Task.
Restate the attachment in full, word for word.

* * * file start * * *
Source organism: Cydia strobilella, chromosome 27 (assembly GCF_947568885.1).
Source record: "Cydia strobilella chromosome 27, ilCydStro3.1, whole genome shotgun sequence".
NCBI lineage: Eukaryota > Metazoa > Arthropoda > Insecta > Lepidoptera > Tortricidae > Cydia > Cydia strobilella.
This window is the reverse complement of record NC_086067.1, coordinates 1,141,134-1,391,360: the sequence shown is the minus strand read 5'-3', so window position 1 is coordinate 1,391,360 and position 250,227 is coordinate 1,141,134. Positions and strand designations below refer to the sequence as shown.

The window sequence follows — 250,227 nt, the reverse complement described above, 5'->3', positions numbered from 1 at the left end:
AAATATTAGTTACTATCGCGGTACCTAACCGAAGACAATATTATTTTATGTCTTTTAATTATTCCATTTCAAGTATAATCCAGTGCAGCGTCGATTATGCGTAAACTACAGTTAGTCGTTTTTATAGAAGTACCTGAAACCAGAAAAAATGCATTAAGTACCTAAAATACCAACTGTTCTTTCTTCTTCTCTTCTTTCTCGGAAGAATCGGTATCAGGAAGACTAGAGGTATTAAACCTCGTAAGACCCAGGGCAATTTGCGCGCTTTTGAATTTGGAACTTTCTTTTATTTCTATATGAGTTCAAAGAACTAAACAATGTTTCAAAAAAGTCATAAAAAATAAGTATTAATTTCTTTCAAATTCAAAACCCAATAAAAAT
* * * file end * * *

Source organism: Cydia strobilella, chromosome 27 (assembly GCF_947568885.1).
Source record: "Cydia strobilella chromosome 27, ilCydStro3.1, whole genome shotgun sequence".
NCBI lineage: Eukaryota > Metazoa > Arthropoda > Insecta > Lepidoptera > Tortricidae > Cydia > Cydia strobilella.
This window is the reverse complement of record NC_086067.1, coordinates 1,141,134-1,391,360: the sequence shown is the minus strand read 5'-3', so window position 1 is coordinate 1,391,360 and position 250,227 is coordinate 1,141,134. Positions and strand designations below refer to the sequence as shown.

The window sequence follows — 250,227 nt, the reverse complement described above, 5'->3', positions numbered from 1 at the left end:
AAATATTAGTTACTATCGCGGTACCTAACCGAAGACAATATTATTTTATGTCTTTTAATTATTCCATTTCAAGTATAATCCAGTGCAGCGTCGATTATGCGTAAACTACAGTTAGTCGTTTTTATAGAAGTACCTGAAACCAGAAAAAATGCATTAAGTACCTAAAATACCAACTGTTCTTTCTTCTTCTCTTCTTTCTCGGAAGAATCGGTATCAGGAAGACTAGAGGTATTAAACCTCGTAAGACCCAGGGCAATTTGCGCGCTTTTGAATTTGGAACTTTCTTTTATTTCTATATGAGTTCAAAGAACTAAACAATGTTTCAAAAAAGTCATAAAAAATAAGTATTAATTTCTTTCAAATTCAAAACCCAATAAAAAT